Use of Leased Time-Shared Office Address or Post Office Address on Letterhead and Advertising
Opinion rules that a law firm may use a leased time-shared office address or a post office address to satisfy the address disclosure requirement for advertising communications in Rule 7.2(c) so long as certain requirements are met.
ABC Company offers to lease office space to law firms. The office lease is a time-sharing arrangement in which lawyers use meeting rooms by appointment. Depending upon the lease, ABC Company may also provide mail forwarding and personalized call answering. ABC Company advertises that it provides businesses with “prestigious addresses” that can be utilized on business cards and stationary.
May a law firm enter into a lease with ABC Company and use the leased office address as the law firm’s address on letterhead and advertising?
Yes, subject to certain requirements.
Rule 7.2(c) provides that a lawyer’s advertisements must include the name and office address of at least one lawyer or law firm responsible for its content. Rule 7.1(a) provides that a lawyer shall not make a false or misleading communication about the lawyer or the lawyer's services. “It is a misleading communication for a law firm to infer that it has an office or a lawyer located in a community when, in fact, there is no law office or lawyer for the firm present in the community.” RPC 217. In RPC 217, the Ethics Committee concluded that listing what appears to be a local telephone number in an advertisement in a particular community, without including an explanation that the number is not a local telephone number and that there is no law office in that community, is misleading as to the actual location of the law firm.
Similarly, it would be misleading for a law firm to use a leased time-shared office address on letterhead or in advertising to infer that the law firm has an office or a lawyer located in a community when the law firm’s only connection with the community is the lease arrangement that allows a lawyer to use meeting rooms in that community on an “as needed” basis.
However, the use of a leased time-shared office address in communications may not be misleading depending upon the law firm’s connection to the community or the disclosures included in the communication. Whether such a communication is misleading must be determined on a case-by-case basis.
A lawyer who does not wish to meet clients at his home, or to list his home address on letterhead and advertisements, does not mislead the public by using a time-shared leased office address on letterhead and advertisements when the lawyer actually lives in the community associated with the leased address and uses the leased office to meet with clients on a regular basis.
In addition, it is not misleading for a law firm to list a time-shared leased office address on letterhead or in advertising so long as the communication contains an explanation that accurately reflects the law firm’s presence at the address (i.e.,“by appointment only”).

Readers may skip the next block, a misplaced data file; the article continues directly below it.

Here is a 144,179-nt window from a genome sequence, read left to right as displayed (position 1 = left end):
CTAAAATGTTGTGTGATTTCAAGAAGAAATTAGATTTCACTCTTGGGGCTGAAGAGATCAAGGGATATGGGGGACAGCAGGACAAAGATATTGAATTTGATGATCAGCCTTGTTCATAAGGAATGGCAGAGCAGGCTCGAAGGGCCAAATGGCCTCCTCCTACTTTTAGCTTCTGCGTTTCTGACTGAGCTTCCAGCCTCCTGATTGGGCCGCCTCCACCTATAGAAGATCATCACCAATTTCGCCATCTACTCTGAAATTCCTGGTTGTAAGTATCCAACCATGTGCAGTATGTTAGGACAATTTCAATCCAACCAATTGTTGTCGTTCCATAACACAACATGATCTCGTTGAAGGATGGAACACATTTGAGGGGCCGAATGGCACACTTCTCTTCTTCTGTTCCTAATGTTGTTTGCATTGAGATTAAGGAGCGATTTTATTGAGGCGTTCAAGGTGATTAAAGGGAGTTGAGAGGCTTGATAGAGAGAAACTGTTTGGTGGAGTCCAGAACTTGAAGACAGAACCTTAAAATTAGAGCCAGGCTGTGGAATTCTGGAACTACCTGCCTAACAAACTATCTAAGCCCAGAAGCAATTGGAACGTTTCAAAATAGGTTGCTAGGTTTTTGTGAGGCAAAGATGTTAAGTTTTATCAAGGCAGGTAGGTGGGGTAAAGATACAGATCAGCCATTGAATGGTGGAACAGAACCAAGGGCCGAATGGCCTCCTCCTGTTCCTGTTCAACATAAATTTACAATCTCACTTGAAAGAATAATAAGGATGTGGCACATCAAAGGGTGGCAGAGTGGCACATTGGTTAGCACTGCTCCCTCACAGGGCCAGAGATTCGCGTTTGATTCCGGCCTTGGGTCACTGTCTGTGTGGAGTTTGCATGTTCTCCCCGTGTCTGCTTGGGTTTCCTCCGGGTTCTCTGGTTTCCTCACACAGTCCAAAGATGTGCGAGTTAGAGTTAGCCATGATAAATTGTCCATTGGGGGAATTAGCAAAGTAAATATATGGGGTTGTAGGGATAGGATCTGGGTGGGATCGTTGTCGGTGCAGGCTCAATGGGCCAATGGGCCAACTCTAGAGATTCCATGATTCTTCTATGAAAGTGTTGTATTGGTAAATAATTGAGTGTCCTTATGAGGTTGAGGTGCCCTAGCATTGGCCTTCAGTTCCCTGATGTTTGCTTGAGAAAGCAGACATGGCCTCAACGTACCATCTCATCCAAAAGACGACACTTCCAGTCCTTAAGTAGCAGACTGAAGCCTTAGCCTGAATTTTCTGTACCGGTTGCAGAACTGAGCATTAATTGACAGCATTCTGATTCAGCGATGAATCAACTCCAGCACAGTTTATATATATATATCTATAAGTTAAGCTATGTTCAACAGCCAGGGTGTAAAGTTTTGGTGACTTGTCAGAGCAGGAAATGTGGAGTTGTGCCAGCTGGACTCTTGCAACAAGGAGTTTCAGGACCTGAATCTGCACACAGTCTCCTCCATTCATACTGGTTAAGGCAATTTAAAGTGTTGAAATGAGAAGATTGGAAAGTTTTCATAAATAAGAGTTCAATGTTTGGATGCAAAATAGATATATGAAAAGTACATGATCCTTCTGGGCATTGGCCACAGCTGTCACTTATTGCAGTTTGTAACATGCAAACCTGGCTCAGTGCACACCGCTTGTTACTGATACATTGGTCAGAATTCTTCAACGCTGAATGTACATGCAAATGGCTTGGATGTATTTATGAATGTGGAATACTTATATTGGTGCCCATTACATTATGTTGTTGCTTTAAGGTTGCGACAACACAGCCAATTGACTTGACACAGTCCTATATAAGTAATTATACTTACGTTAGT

Lawyer operates a “virtual law firm” from an office located in her home. She communicates with her clients online and by the telephone. She does not meet with clients in person except on rare occasions at locations outside of her home. Rule 7.2(c) of the Rules of Professional Conduct requires a lawyer to include “the name and office address of at least one lawyer or law firm” on every advertisement. Lawyer would like to advertise her virtual law firm, but she does not want to include her home address in the advertisements because she is concerned about her safety and privacy. She is considering using a leased office address in her community, as described in Inquiry #1, to circumvent this problem, but would prefer not to incur this expense.
May Lawyer list her post office address, which is the address listed for her on the membership records of the North Carolina State Bar, on advertising to comply with Rule 7.2(c)?
Previously, the Ethics Committee interpreted the “office address” requirement in Rule 7.2(c) to mean a street address. However, requiring a street address in all legal advertising has proved problematic, particularly as the number of lawyers working from home offices or operating virtual law practices has increased. The requirement is no longer practical or necessary to avoid misleading the public or to insure that a lawyer responsible for the advertisement can be located by the State Bar. Moreover, the membership department of the North Carolina State Bar accepts post office addresses as a lawyer’s address.
Therefore, a post office address qualifies as an “office address" for purposes of Rule 7.2(c) provided the post office address is on file as the lawyer’s current mailing address in the lawyer’s membership record with the North Carolina State Bar.